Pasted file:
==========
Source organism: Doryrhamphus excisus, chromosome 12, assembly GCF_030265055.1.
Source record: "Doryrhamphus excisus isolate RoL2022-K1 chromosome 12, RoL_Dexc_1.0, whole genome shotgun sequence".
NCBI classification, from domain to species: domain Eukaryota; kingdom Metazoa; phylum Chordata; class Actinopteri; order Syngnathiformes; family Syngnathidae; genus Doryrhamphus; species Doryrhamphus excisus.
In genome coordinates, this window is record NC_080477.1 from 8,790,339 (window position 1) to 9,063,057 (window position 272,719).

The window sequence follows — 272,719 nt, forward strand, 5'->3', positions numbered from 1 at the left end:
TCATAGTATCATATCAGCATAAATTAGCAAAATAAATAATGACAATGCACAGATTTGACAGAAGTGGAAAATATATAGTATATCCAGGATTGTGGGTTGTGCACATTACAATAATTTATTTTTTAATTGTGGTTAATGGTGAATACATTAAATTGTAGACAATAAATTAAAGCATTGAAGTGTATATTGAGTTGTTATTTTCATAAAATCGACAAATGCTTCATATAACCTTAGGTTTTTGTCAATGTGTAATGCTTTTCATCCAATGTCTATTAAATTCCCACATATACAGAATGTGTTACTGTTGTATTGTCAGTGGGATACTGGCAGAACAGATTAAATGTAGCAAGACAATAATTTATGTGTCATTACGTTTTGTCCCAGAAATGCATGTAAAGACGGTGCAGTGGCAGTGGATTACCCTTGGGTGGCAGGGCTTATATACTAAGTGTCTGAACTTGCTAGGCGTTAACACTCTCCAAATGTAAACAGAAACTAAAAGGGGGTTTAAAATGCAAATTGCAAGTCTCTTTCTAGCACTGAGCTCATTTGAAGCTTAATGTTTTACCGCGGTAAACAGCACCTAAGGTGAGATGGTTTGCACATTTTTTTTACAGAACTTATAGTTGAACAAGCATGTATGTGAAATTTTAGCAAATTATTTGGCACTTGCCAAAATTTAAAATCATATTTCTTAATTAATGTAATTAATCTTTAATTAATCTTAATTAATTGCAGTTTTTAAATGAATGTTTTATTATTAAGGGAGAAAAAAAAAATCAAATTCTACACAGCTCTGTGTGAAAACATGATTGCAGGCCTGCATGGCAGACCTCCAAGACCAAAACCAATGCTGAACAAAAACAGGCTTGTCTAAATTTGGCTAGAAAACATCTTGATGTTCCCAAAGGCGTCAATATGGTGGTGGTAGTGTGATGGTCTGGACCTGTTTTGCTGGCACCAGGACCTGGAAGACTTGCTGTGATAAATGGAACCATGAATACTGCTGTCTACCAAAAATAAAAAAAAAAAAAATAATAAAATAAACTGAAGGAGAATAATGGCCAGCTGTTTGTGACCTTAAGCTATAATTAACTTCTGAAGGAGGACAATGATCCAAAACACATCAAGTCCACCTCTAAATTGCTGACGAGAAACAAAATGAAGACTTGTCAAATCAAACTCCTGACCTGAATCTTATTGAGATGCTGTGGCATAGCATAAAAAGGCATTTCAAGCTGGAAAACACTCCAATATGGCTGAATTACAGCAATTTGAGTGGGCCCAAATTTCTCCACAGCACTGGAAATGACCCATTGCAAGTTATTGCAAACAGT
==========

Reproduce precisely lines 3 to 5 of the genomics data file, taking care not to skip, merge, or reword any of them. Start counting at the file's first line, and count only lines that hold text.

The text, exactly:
NCBI classification, from domain to species: domain Eukaryota; kingdom Metazoa; phylum Chordata; class Actinopteri; order Syngnathiformes; family Syngnathidae; genus Doryrhamphus; species Doryrhamphus excisus.
In genome coordinates, this window is record NC_080477.1 from 8,790,339 (window position 1) to 9,063,057 (window position 272,719).

The window sequence follows — 272,719 nt, forward strand, 5'->3', positions numbered from 1 at the left end: